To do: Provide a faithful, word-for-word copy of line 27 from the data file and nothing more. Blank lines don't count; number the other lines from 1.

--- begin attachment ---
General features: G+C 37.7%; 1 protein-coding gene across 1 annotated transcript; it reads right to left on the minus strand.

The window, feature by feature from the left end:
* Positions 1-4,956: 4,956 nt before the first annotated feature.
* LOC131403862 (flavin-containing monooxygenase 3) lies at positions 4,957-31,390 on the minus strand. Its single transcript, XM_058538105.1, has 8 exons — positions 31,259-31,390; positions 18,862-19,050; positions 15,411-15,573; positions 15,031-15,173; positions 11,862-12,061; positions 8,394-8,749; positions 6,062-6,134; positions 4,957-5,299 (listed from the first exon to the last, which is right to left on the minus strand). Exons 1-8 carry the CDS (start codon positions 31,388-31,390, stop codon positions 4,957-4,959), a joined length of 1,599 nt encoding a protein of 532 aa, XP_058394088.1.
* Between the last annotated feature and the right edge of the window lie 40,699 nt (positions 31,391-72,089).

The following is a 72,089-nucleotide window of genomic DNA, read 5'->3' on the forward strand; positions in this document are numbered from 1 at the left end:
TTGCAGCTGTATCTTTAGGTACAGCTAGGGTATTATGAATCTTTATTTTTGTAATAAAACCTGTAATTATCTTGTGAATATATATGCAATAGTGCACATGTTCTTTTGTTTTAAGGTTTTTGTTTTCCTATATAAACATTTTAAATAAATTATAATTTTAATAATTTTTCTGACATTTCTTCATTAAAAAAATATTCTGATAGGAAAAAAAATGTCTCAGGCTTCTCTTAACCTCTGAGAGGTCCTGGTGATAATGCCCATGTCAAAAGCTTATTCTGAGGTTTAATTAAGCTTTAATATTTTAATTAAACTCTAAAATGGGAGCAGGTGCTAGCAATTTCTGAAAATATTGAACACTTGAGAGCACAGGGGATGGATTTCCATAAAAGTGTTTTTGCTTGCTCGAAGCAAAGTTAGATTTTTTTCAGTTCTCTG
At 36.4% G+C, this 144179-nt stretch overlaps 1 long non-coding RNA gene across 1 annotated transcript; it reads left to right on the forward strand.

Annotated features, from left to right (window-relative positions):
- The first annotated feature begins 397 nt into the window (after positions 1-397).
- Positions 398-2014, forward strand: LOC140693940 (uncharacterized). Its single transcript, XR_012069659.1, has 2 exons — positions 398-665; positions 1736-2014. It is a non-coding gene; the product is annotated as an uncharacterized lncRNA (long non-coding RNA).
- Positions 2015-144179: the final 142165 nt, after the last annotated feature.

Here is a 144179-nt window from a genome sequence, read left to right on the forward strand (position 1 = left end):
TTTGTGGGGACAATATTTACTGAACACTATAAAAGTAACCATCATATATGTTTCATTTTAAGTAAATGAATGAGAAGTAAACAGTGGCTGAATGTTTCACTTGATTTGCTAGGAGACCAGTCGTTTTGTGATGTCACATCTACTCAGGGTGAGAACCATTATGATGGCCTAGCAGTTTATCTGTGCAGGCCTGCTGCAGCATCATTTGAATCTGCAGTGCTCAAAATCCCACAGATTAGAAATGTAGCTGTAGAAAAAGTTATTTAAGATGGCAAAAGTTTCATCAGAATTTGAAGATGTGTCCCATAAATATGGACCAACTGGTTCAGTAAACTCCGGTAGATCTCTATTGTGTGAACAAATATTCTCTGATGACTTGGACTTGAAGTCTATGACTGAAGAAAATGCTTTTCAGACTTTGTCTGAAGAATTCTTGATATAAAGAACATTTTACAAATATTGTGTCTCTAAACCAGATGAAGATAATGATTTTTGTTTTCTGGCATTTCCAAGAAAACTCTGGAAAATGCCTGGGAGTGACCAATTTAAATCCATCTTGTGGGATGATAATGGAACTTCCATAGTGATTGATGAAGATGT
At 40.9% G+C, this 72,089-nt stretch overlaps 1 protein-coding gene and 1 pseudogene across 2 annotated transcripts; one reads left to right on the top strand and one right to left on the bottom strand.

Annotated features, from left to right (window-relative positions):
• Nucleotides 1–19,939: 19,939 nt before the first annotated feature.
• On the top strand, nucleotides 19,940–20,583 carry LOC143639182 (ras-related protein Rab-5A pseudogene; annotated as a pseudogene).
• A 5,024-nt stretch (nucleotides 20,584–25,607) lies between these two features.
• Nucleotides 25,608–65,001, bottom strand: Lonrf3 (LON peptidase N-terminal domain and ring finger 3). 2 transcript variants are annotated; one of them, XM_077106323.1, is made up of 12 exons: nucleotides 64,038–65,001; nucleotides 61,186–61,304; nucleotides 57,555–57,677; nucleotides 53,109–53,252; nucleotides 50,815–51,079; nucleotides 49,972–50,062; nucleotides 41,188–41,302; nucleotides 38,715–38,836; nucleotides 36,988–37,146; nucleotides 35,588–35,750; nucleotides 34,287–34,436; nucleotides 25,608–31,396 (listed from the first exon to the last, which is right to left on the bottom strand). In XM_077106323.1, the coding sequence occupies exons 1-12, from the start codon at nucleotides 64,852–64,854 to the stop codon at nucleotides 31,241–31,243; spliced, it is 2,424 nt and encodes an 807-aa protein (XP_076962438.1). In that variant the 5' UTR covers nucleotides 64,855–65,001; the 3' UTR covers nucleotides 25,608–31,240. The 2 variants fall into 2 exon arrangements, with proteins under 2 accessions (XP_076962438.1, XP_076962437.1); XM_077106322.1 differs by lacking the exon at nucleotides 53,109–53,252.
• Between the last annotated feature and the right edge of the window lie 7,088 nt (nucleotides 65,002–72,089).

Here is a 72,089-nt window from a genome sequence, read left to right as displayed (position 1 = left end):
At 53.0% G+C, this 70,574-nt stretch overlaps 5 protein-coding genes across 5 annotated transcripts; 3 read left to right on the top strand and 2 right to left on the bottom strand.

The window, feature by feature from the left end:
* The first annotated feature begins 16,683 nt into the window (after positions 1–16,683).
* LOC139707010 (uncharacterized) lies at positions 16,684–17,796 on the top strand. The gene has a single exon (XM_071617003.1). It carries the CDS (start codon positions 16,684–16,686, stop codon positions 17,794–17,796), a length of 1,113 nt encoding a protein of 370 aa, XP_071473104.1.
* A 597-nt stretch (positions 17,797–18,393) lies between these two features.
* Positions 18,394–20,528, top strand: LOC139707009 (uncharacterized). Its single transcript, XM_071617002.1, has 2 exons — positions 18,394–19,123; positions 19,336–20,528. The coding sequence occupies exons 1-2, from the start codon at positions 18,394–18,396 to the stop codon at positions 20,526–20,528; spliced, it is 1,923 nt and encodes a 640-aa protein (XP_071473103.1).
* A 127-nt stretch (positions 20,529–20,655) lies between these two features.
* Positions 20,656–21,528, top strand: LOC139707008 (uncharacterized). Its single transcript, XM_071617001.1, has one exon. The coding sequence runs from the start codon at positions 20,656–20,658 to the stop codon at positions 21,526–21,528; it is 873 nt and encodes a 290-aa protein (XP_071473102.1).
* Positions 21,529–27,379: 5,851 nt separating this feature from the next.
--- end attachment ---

* A 597-nt stretch (positions 17,797–18,393) lies between these two features.